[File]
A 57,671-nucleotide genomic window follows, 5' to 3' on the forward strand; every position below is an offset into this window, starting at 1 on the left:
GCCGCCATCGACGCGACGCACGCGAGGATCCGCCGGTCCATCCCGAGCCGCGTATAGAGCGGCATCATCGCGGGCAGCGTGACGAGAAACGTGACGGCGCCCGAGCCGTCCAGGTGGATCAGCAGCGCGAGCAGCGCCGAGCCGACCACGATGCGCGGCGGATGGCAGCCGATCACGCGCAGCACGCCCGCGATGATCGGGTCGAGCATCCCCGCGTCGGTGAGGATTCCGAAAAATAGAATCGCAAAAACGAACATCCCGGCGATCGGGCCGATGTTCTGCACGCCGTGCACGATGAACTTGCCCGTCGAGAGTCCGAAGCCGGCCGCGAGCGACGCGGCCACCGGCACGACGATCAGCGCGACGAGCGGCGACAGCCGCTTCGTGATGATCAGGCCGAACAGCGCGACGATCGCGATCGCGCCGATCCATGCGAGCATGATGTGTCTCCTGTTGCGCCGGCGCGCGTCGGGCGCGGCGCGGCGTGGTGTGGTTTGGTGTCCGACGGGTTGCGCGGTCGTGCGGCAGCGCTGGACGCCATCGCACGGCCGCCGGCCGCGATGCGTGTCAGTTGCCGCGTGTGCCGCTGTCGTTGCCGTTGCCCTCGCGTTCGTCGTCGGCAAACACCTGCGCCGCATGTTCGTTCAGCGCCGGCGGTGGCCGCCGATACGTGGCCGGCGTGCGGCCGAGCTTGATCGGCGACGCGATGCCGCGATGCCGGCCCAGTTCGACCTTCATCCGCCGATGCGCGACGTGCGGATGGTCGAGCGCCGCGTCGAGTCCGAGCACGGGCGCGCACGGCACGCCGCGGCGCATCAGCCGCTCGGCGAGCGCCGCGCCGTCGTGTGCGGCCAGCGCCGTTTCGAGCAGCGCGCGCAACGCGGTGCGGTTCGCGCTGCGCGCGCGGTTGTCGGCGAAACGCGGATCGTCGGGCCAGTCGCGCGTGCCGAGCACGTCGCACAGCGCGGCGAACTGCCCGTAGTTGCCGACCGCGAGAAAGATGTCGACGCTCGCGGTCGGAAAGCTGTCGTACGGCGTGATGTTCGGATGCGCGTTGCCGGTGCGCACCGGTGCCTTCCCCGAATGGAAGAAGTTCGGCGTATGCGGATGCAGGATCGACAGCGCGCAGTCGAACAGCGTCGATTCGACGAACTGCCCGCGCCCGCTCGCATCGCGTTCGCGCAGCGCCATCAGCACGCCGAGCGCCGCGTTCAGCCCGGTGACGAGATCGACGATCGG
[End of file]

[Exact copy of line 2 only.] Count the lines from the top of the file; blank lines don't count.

GCCGCCATCGACGCGACGCACGCGAGGATCCGCCGGTCCATCCCGAGCCGCGTATAGAGCGGCATCATCGCGGGCAGCGTGACGAGAAACGTGACGGCGCCCGAGCCGTCCAGGTGGATCAGCAGCGCGAGCAGCGCCGAGCCGACCACGATGCGCGGCGGATGGCAGCCGATCACGCGCAGCACGCCCGCGATGATCGGGTCGAGCATCCCCGCGTCGGTGAGGATTCCGAAAAATAGAATCGCAAAAACGAACATCCCGGCGATCGGGCCGATGTTCTGCACGCCGTGCACGATGAACTTGCCCGTCGAGAGTCCGAAGCCGGCCGCGAGCGACGCGGCCACCGGCACGACGATCAGCGCGACGAGCGGCGACAGCCGCTTCGTGATGATCAGGCCGAACAGCGCGACGATCGCGATCGCGCCGATCCATGCGAGCATGATGTGTCTCCTGTTGCGCCGGCGCGCGTCGGGCGCGGCGCGGCGTGGTGTGGTTTGGTGTCCGACGGGTTGCGCGGTCGTGCGGCAGCGCTGGACGCCATCGCACGGCCGCCGGCCGCGATGCGTGTCAGTTGCCGCGTGTGCCGCTGTCGTTGCCGTTGCCCTCGCGTTCGTCGTCGGCAAACACCTGCGCCGCATGTTCGTTCAGCGCCGGCGGTGGCCGCCGATACGTGGCCGGCGTGCGGCCGAGCTTGATCGGCGACGCGATGCCGCGATGCCGGCCCAGTTCGACCTTCATCCGCCGATGCGCGACGTGCGGATGGTCGAGCGCCGCGTCGAGTCCGAGCACGGGCGCGCACGGCACGCCGCGGCGCATCAGCCGCTCGGCGAGCGCCGCGCCGTCGTGTGCGGCCAGCGCCGTTTCGAGCAGCGCGCGCAACGCGGTGCGGTTCGCGCTGCGCGCGCGGTTGTCGGCGAAACGCGGATCGTCGGGCCAGTCGCGCGTGCCGAGCACGTCGCACAGCGCGGCGAACTGCCCGTAGTTGCCGACCGCGAGAAAGATGTCGACGCTCGCGGTCGGAAAGCTGTCGTACGGCGTGATGTTCGGATGCGCGTTGCCGGTGCGCACCGGTGCCTTCCCCGAATGGAAGAAGTTCGGCGTATGCGGATGCAGGATCGACAGCGCGCAGTCGAACAGCGTCGATTCGACGAACTGCCCGCGCCCGCTCGCATCGCGTTCGCGCAGCGCCATCAGCACGCCGAGCGCCGCGTTCAGCCCGGTGACGAGATCGACGATCGG